Craig Ferguson entered the world of late night comedy following a diverse and eclectic career that encompasses film, television and the stage. In December 2014, Ferguson concluded his ten-year run as the host of CBS’s “The Late Late Show with Craig Ferguson,” which set all-time viewer records, earned him a Primetime Emmy nomination and the 2009 Peabody Award for Excellence in Broadcasting for his interview with Archbishop Desmond Tutu. As the host of “Celebrity Name Game,” Ferguson was awarded the Daytime Emmy for Outstanding Game Show Host two years in a row. This year he was nominated for a third Daytime Emmy Award. As of February 2017, Craig launched his new SiriusXM program “The Craig Ferguson Show” which is broadcast live on Comedy Greats every evening.
In September 2015, Ferguson launched his fourth original stand-up comedy special on EPIX entitled, “Craig Ferguson: Just Being Honest,” which was nominated for a Grammy for Best Comedy Album. The special was filmed at New York City’s Town Hall and focuses on topics spanning from “the deeply meaningless to the profoundly meaningful.” In May 2016, Craig completed The New Deal Tour, a 60-show comedy stand-up tour across North America. Ferguson was last seen in his original History Channel show, “Join or Die,” which featured him and his celebrity friends debating provocative topics with history experts.
Born in Glasgow, Scotland, Ferguson got his start in the entertainment industry as a drummer for some of the worst punk bands in the U.K., a profession he held for several years. Following his musical stint, he began bartending in a local pub in Glasgow where he was introduced to Michael Boyd, the artistic director of The Tron Theatre in Glasgow, who persuaded Ferguson to give acting a go. After several low paying acting gigs, Ferguson discovered he had a knack for comedy and was soon the star of his own BBC television show, “The Ferguson Theory.” After several stints on the English comedy circuit, Ferguson brought his act to America in 1995 to star with Betty White and Marie Osmond in the short-lived ABC comedy, “Maybe This Time.” After the show ended, ABC decided to add the talented Scotsman to “The Drew Carey Show,” playing Drew Carey's boss, ‘Nigel Wick,’ from 1996-2003.
Ferguson has also become a huge success on the North American comedy circuit. He has performed to sold out theaters all over the country and sold out Carnegie Hall in October 2010. In October 2012 Craig performed his highly praised stand-up at New York City’s Radio City Music Hall to a sold out audience. Additionally, Craig has three widely acclaimed stand-up comedy specials, “A Wee Bit O’ Revolution”, which premiered on Comedy Central and was released on Home Video in 2009, and “Does This Need To Be Said,” which premiered on EPIX in 2011, aired on Comedy Central and was released on Home Video. In the summer of 2013, Craig released his third comedy album “I’m Here to Help,” garnering him a Grammy nomination for Best Comedy Album. The stand-up special premiered on Netflix and was later released on DVD.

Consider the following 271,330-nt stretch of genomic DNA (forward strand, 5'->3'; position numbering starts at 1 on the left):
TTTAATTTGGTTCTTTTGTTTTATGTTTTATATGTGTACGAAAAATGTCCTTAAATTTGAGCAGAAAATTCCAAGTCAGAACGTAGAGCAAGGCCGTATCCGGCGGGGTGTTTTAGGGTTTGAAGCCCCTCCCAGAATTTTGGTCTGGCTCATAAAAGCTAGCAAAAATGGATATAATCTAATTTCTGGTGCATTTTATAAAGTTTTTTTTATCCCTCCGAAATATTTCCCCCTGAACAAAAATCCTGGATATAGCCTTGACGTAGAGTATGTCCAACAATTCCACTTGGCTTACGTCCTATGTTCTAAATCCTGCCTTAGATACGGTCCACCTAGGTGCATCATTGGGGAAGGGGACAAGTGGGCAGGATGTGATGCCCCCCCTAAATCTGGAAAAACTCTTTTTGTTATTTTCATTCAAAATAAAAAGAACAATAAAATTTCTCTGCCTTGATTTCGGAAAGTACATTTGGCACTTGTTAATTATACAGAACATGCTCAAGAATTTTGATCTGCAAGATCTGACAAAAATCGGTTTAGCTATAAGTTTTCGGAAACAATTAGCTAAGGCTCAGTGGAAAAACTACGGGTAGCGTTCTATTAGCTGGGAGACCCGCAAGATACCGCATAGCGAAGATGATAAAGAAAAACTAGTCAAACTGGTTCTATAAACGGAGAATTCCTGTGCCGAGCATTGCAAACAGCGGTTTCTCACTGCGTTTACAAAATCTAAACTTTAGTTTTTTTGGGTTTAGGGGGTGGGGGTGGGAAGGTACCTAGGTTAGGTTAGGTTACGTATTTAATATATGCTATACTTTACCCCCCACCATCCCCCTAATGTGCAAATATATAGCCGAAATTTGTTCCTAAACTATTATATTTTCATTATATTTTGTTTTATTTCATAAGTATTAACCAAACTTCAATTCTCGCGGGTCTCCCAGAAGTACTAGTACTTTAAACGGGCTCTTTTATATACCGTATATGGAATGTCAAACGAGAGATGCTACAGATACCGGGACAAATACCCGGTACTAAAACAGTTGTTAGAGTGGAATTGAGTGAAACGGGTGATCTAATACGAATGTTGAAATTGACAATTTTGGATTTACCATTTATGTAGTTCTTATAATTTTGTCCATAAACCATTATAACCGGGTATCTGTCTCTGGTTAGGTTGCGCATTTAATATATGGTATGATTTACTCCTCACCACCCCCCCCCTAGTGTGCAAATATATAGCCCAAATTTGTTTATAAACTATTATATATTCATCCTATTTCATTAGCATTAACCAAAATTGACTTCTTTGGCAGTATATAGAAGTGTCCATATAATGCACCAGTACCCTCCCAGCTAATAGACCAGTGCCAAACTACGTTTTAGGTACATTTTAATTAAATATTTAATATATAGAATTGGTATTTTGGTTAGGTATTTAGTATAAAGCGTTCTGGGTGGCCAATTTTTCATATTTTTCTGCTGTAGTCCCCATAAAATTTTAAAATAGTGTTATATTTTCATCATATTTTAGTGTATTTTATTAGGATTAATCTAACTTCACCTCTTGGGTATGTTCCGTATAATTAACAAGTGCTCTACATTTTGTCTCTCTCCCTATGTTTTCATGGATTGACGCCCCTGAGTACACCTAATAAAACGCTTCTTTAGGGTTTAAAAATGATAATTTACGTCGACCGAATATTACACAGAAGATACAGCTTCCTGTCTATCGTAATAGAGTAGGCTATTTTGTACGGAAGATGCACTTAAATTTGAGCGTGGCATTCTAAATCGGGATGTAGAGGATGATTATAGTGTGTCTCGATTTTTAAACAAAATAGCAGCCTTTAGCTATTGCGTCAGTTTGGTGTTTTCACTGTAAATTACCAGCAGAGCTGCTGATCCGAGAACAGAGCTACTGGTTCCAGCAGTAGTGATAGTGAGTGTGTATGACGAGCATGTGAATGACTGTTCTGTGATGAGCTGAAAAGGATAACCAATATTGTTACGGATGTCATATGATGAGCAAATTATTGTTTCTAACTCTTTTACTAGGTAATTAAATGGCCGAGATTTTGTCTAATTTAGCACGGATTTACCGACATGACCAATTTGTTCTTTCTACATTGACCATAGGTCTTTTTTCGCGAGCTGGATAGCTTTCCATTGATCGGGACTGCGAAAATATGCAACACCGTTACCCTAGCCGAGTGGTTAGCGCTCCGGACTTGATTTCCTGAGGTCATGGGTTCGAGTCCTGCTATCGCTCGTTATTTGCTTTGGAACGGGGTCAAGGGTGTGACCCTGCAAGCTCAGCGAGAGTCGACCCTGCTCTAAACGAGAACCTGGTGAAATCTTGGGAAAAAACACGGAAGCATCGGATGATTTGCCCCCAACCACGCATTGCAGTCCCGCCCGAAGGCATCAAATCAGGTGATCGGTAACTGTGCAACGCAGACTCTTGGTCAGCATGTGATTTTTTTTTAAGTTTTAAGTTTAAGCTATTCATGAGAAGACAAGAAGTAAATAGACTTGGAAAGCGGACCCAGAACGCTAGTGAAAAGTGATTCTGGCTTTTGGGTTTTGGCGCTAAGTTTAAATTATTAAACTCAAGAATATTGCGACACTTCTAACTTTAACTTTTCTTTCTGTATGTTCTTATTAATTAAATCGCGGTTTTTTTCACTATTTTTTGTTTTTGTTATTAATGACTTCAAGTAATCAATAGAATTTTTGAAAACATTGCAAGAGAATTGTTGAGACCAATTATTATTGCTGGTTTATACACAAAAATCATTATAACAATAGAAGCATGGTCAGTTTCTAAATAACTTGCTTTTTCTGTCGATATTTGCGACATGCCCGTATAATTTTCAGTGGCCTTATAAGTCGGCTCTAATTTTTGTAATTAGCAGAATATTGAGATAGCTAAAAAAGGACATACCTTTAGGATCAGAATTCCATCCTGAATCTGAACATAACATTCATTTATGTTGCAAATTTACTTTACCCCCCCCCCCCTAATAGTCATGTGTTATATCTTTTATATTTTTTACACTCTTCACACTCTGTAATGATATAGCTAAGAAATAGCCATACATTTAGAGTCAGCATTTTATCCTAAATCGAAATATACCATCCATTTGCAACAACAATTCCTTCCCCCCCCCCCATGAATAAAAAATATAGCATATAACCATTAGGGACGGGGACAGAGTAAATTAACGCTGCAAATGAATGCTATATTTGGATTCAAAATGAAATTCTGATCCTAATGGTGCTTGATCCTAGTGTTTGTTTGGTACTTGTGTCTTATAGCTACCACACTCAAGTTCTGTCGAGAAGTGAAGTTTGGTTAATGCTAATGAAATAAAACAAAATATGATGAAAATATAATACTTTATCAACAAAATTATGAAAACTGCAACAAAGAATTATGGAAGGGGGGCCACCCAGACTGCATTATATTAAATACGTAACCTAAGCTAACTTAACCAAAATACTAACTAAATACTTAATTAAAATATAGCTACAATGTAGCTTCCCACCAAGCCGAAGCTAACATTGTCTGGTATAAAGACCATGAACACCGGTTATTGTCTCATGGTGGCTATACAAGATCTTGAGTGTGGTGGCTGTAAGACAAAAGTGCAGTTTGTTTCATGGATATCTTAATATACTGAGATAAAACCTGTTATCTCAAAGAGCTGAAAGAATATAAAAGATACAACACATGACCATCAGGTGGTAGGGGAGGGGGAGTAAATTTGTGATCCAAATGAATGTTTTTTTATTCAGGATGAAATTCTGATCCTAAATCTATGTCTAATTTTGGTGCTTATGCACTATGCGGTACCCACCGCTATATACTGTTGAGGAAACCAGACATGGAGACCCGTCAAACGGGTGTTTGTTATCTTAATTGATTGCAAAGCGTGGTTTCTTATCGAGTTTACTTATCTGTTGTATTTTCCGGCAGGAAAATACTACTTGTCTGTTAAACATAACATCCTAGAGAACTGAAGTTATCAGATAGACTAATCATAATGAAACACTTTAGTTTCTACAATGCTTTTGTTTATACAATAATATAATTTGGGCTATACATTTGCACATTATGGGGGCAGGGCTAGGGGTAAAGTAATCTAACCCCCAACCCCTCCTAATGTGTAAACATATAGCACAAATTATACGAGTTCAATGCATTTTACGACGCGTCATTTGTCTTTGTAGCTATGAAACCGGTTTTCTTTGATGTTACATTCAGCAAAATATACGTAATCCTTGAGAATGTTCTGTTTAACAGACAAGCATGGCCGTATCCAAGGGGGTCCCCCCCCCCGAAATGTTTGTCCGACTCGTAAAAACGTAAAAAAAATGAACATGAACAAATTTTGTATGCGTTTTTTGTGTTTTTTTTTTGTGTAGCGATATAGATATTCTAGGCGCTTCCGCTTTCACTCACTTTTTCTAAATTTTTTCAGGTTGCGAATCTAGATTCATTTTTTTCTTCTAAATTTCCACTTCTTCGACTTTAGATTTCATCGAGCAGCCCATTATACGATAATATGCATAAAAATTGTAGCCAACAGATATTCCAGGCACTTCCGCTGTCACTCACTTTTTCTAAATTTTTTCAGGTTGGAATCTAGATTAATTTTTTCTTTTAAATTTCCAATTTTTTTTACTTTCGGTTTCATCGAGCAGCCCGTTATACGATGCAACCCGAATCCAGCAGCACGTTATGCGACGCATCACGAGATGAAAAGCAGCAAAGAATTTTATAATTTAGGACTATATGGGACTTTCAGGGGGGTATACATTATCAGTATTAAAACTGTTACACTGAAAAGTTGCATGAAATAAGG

Ferguson has written the feature films “The Big Tease” and “Saving Grace”. In 2003, he made his directorial debut with “I'll Be There,” which he also wrote and starred in. “I'll Be There” went on to receive the Audience Award for Best Film at the Aspen, Dallas, and Valencia film festivals. Craig was also named "best new director" at the Napa Valley Film Festival. Ferguson’s other film credits include, “Niagra Motel,” “Lenny the Wonder Dog,” “Prendimi l’anima,” “Life Without Dick,” “Chain of Fools” and “Born Romantic.” Ferguson was most recently heard on the big screen as he reprised his character ‘Gobber’ in “How to Train Your Dragon 2,” the sequel to the 2010 animated feature, “How to Train Your Dragon.” In 2011 Craig portrayed ‘Owl’ in the highly anticipated Disney classic “Winnie The Pooh.” In the summer of 2012, Craig was heard as the voice of ‘Lord Macintosh’ in Disney’s animated feature, “Brave.”
In April 2006, Ferguson debuted his first novel entitled Between The Bridge and The River, which made it onto the bestseller list. In the novel, two childhood friends from Scotland and two illegitimate half-brothers from the deep South suffer and enjoy all manner of bizarre adventures which, it turns out, are somehow interconnected-and, even more surprisingly, meaningful. The eclectic cast of characters features Socrates, Carl Jung, and Tony Randall; while love, greed, hope, revenge, organized religion, and Hollywood also make special appearances.
In February 2008 Ferguson succeeded in becoming a US Citizen, mentioning that this is his home after thirteen years and “my heart is here.” Soon after, Craig had landed himself the biggest date of all; a date with President Bush hosting the White House Correspondence Dinner. Critics raved of his witty and comical deliverance speech to the 3,000 attendees who included political journalists, celebrities, and Washington’s power players. In 2009, Harper Collins published Ferguson’s memoir American On Purpose - a book about why and how late night funnyman Craig Ferguson became an American. The book was listed on the New York Times bestseller list and continues to sell well to date.
Ferguson also serves on the board of the Lollipop Theater Network. The mission of the Lollipop Theater Network is to bring movies that are currently in theatrical release to hospitalized children facing chronic and life threatening illnesses nationwide.